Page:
Friday, September 3, 2010

September 3, 1259 – Mongke Khan Recovers

After over a month of illness, the leader of the Mongol Empire, Mongke Khan, had recovered enough to leave his tents and review his troops. Most Khans moved northward during the summer heat, but Mongke had decided to stay and see out the siege of Hechuan in southern China. He had been wounded by shrapnel in August, which had hardly fazed the Khan. However, while injured, his nurses had given him tainted water that produced a “blood plague” of diarrhea (what modern scholars believed was cholera).

When he had regained himself, Mongke called for doctors and priests to determine what had caused the plagues. “Bad water” was the final decision, and Mongke demanded better organization for all Mongol camps. He later went on to start a medical school in China to determine what had been “bad” about the water, and it was there in 1325 that germ theory was developed, which gave the Horde a powerful upper-hand in its later conquests.

Mongke spent much of his illness pondering the future of his empire that had already seen its share of internal warring. He had kept up good feelings with Batu in the west, but it was not difficult to imagine the Mongol forces being split. Electors needed to be better defined, leading Mongke to create an addition to Genghis's Yassa defining whose influence was significant and rules in case of a split vote. Later in his career, Mongke would use this law as a basis for a stronger support system among the princes to create something of a parliament for internal rule while the Khan worked to further the ancestors' goal of world conquest.

Mongke died in 1287, seeing his empire grow by the decade. His brother Hulagu Khan had defeated a combined force of the Mamluks and Franks at Ain Jalut and conquered Egypt, opening the gateway to Africa. Kublai had moved into Southeast Asia and dominated the islands of Japan on his third invasion attempt. Further Mongols had marched into Central Europe, where they had turned back in 1248 at the death of Güyük Khan. The battles there had been bloody as the Mongols struggled to adapt to the wetter weather and denser populations, but the Horde had always excelled at adaptation. They soon traded their bows for Arabic midfa (small cannons), eventually creating the precursor to the musket. By Mongke's death, the Mongols were approaching the Pyrenees Mountains.

His brother Kublai was elected after Mongke's death for a short reign that ended in 1298 with the Khan's death after a long illness. He had vouched for his son Temur to become Khan, but the elective princes distrusted his gluttony and drunkenness and chose a distant relation, Gentu. Conquests continued, wrapping up the whole of the Eastern Hemisphere in a Mongol Empire that stretched from the Forest Kingdoms of Ghana to the Scottish Highlands to the ice-block villages of the Arctic to the islands of Oceania. Strict organization kept the empire in line with severe penalties such as death for allowing a traveler to starve. In exchange for obedience, the people were marginally free to worship and seek employment as they chose.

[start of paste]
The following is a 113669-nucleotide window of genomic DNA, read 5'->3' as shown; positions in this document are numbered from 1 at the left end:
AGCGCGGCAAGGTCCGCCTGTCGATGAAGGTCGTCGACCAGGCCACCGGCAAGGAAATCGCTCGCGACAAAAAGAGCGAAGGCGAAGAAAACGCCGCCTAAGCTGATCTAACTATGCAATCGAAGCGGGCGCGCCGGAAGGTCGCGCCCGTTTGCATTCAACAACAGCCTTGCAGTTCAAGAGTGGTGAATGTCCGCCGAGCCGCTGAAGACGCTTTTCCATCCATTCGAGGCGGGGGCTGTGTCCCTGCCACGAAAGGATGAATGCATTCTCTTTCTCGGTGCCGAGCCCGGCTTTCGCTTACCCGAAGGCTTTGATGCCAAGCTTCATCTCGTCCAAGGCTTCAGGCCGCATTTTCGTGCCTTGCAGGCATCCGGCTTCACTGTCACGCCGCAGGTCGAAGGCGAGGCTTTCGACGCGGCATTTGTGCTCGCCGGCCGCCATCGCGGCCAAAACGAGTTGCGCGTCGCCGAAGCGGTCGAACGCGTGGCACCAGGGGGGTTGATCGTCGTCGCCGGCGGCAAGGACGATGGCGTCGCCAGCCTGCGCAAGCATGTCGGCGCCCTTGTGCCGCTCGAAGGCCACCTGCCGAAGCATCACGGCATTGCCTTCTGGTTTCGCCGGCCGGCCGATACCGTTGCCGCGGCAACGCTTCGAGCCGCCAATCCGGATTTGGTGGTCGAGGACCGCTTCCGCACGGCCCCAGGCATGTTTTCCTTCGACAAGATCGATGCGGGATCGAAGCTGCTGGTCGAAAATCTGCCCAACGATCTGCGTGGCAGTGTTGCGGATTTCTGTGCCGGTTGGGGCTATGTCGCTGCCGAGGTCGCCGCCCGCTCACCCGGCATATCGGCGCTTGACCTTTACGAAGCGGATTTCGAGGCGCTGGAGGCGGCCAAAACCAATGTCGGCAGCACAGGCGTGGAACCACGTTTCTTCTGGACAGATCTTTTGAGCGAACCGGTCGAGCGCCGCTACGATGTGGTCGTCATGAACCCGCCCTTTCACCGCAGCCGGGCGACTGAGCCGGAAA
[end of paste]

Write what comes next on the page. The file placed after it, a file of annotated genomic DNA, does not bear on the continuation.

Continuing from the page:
Upon the discovery of the Western Hemisphere in the seventeenth century by explorers crossing the Bering Sea, Mongols launched a new wave of conquests (aided by the spread of smallpox) that filled their coffers with gold. Much of the wealth went into art, which in turn furthered scientific development that revolutionized the empire with networks of first telegraph lines, then radio waves, then satellite links. While much the same, society came under its own revolutions in the Empire with election of princes and an end to slavery.

The Mongol's next invasion would be of nearby planets, setting foot on the Moon on the 800th anniversary of Genghis Khan's birth. Using it as a light gravity-field launching ground for missions to Mars and Jupiter, research and mining facilities spread out through the Solar System. With the Terrestrial Planet Finder probe, the Empire's next step of conquest is soon to be found among the stars.

In reality, Mongke Khan died of his illness on August 11, 1259. As with all deaths of a Khan, the Mongol princes returned to elect the next, causing Hulagu Khan to leave the Middle East with the majority of his army. On September 3, 1260, the Mongol army under the Turkish general Kitbuqa would suffer defeat in an ambush by the Mamluk Egyptians at Ain Jalut in Palestine. While the defeat was on the outskirts of the empire and not influential to the Mongols, it gave the West great hope in proving that the Horde could be defeated. After Kublai Khan's reign (won from his brother Ariq Boke in civil war), the empire would begin to splinter into its many conquered lands, which were forever changed by their Mongol overlords.

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